"Mondegreens" where the singer really IS singing that

Is it really a mondegreen then? Or do we base the mondegreen on what they intended to sing?

Infamous examples:

Manfred Mann, “Blinded By the Light”-he is supposedly singing “deuce”, but there’s a clear “ch” sound for the c there, so he really is singing “douche”.

Rush, “Subdivisions”-Geddy Lee is allegedly intoning “backs of cars”, but it comes out as “battlecars”.

Nightwish, “Elvenpath”, Tarja Turunen however with her non-English dialect clearly says a “b” sound for the “p” there.

I’ve heard that CCR sometimes really would sing “There’s a Bathroom on the Right” in concert, especially if there really was one there. Apparently people were so used to the mondegreen that it fit right in.

Wouldn’t surprise me if lots of other performers frequently gave in to the mondegreen and actually sang them from time to time in performance.

Somewhat adjacent to that, Don McLean reportedly occasionally sings the lyrics to the Weird Al Yankovic parody of “American Pie” accidentally in concert (“The Saga Begins,” an accounting of the plot of “The Phantom Menace” as told from Obi Wan’s POV, which Yankovic accurately pieced together from the trailers and internet spoilers).

I have heard a live version of Purple Haze where Jimi jokingly sings “Scuse me while I kiss that guy.”

Just before the six minute point of the extended version of Queen’s “One Vision”, Freddie really DOES sing “Gimme fried chicken”.

lol in fact weren’t they eating fried chicken throughout the video its self as a nod to the joke?

Jennifer Hudson does a cover of the Beatles song “Golden Slumbers” on the Sing soundtrack. I’m certain she sings “Smiles awake you when you rise,” rather than “smiles await you when you rise.” Bugs me every time I hear it.

I’ll go to my grave swearing that, on Every Breath You Take, Sting sings:

“I’m a pool hall ace”


“My poor heart aches”

  • The alleged phrase is the wrong number of syllables
  • The word starting with “P” sounds like ‘poo’, not ‘poe’
  • There’s no “T” sound between the last two words


Every song that mentions a place name, played live in that place.


“All the debutantes in Toledo, baby
Couldn’t hold a candle to you”

In Bette Davis Eyes the original version has “make a crow blush”. Kim Carnes sings it as “pro blush”.

FWIW, isn’t the alleged phrase “How my poor heart aches”, which would be the right number of syllables?

But that’s at least one of the normal ways to pronounce “poor,” kind of like “poo” + “r”. I mean listen to the sound sample here,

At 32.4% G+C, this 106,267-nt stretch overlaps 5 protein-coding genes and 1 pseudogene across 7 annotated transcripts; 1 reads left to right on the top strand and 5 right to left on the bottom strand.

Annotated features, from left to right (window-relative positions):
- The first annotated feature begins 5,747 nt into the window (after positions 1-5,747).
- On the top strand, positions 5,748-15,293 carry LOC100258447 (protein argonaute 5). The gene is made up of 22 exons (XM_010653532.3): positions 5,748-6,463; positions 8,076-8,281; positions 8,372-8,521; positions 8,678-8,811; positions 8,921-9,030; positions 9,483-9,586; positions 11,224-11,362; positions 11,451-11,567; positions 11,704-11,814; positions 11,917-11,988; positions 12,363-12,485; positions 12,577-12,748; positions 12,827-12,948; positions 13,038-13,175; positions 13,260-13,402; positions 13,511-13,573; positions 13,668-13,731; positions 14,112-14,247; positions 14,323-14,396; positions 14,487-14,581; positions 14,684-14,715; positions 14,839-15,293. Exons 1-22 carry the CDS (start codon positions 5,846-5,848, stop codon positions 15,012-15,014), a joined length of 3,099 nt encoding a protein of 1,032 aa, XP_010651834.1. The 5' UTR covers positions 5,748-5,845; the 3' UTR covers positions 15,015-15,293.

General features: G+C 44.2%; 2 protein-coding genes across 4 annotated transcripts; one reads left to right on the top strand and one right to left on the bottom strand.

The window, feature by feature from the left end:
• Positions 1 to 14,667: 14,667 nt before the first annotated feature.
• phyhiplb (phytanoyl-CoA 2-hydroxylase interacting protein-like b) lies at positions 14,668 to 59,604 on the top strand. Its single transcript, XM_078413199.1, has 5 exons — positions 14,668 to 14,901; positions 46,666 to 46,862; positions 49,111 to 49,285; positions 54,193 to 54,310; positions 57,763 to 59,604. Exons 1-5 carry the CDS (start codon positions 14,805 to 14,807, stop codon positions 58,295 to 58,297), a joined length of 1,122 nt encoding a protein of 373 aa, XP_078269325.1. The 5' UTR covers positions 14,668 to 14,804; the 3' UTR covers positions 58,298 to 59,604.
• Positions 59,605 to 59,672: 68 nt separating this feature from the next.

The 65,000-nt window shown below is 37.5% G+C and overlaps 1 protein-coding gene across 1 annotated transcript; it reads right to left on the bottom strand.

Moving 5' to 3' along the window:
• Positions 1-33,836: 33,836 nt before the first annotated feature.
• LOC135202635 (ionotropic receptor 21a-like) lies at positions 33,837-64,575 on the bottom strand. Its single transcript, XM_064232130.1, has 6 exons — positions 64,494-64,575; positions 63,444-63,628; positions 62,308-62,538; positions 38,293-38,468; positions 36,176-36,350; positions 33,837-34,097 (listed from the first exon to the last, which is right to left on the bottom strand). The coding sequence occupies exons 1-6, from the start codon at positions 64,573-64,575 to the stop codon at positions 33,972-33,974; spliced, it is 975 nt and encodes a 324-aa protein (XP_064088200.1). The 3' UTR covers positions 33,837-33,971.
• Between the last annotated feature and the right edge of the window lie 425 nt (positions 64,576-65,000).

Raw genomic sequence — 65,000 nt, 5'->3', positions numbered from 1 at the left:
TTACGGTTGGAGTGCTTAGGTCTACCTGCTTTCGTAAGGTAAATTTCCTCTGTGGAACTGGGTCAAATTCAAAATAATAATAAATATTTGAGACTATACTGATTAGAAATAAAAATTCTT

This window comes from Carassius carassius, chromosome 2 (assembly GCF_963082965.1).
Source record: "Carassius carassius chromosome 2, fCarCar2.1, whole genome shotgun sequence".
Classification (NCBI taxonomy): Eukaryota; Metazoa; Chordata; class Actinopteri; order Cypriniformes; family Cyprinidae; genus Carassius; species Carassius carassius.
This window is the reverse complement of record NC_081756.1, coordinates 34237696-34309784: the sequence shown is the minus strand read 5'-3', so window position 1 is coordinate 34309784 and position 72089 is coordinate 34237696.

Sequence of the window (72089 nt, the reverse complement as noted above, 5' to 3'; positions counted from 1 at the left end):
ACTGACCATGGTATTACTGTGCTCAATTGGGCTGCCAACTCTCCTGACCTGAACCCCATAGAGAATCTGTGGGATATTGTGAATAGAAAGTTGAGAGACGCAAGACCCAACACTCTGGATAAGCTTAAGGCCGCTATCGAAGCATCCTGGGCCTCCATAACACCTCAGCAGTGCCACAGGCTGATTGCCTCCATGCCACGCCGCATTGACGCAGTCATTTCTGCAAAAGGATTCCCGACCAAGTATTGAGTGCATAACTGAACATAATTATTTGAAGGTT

I personally do tend to say it the same as “pour” but I hear it as “poo”+“r” quite often enough.

I can only kinda sorta get “I’m a pool hall ace” out of that line, but it’s a stretch for me. Especially as the “aches” part hits the “k” sound pretty hard.

Most Americans would say it that way. Like many British singers, Sting usually sings with an American accent.

Clearly whitewashed for radio

Joan Baez’s rendition of “The Night They Drove Old Dixie Down” changed “Stoneman’s cavalry” to “so much cavalry.”

I mentioned this one to my significant other, and she asked me how I knew my version was correct. I’m fairly certain I saw it in the liner notes lyrics back when I had the album on vinyl, but looking it up now, it’s about 50/50 each way on internet lyrics sites. I think “await” has the benefit of making sense, since smiles don’t awake you, but it seems to be a common (if minor) Mondegreen.

Billie Jean. “The ____ is not my son.” I’m not sure what Michael is saying-- at various points in the song it sounds like “chance” or “chase” or “chairs”-- but it’s not “kid”. It’s not. There’s no way.

Huh. I was expecting that you were going to say the lyric isn’t “kid.” I’ve never heard it any other way. Listening to it again, it still sounds like “kid” to me. I’m not getting anything resembling your words. Try as I might, I can’t hear a “ch” at the beinning, nor an “s” at the end. The vowel might be slightly ambiguous, so I could bend my mind to hear “cat” or “ked,” but that’s about it.

You do realize that the Beatles did not write the lyrics to “Golden Slumbers.” They changed just a couple of words from a poem by Thomas Dekker from 1603.

The original poem has “awake.”

Jeff Lynne of Electric Light Orchestra famously changing ‘Groos’, a word he claimed he just made up because it fit, to what everybody else heard, “Bruce.” More info in this interview with Rolling Stone

From the cite, the sound “Groos” also sounds like the word for “Greetings” in German. Like Grüß Gott.